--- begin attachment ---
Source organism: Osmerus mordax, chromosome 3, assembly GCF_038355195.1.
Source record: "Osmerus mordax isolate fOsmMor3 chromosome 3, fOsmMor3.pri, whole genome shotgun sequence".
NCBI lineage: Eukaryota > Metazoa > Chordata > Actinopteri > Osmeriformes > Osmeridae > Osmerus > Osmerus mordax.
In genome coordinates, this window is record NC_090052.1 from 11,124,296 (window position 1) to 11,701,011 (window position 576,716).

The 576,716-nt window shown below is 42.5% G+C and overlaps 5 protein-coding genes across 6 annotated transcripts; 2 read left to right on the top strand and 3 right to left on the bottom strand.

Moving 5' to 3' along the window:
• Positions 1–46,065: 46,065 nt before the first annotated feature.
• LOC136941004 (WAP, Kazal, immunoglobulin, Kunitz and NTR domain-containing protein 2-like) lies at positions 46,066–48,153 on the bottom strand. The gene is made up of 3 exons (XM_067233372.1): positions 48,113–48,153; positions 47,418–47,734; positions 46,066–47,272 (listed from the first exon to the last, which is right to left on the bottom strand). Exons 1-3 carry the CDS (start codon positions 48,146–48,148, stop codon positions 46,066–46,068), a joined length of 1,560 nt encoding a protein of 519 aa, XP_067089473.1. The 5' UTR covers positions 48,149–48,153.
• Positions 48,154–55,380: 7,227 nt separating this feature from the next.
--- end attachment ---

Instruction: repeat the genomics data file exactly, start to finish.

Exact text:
Source organism: Osmerus mordax, chromosome 3, assembly GCF_038355195.1.
Source record: "Osmerus mordax isolate fOsmMor3 chromosome 3, fOsmMor3.pri, whole genome shotgun sequence".
NCBI lineage: Eukaryota > Metazoa > Chordata > Actinopteri > Osmeriformes > Osmeridae > Osmerus > Osmerus mordax.
In genome coordinates, this window is record NC_090052.1 from 11,124,296 (window position 1) to 11,701,011 (window position 576,716).

The 576,716-nt window shown below is 42.5% G+C and overlaps 5 protein-coding genes across 6 annotated transcripts; 2 read left to right on the top strand and 3 right to left on the bottom strand.

Moving 5' to 3' along the window:
• Positions 1–46,065: 46,065 nt before the first annotated feature.
• LOC136941004 (WAP, Kazal, immunoglobulin, Kunitz and NTR domain-containing protein 2-like) lies at positions 46,066–48,153 on the bottom strand. The gene is made up of 3 exons (XM_067233372.1): positions 48,113–48,153; positions 47,418–47,734; positions 46,066–47,272 (listed from the first exon to the last, which is right to left on the bottom strand). Exons 1-3 carry the CDS (start codon positions 48,146–48,148, stop codon positions 46,066–46,068), a joined length of 1,560 nt encoding a protein of 519 aa, XP_067089473.1. The 5' UTR covers positions 48,149–48,153.
• Positions 48,154–55,380: 7,227 nt separating this feature from the next.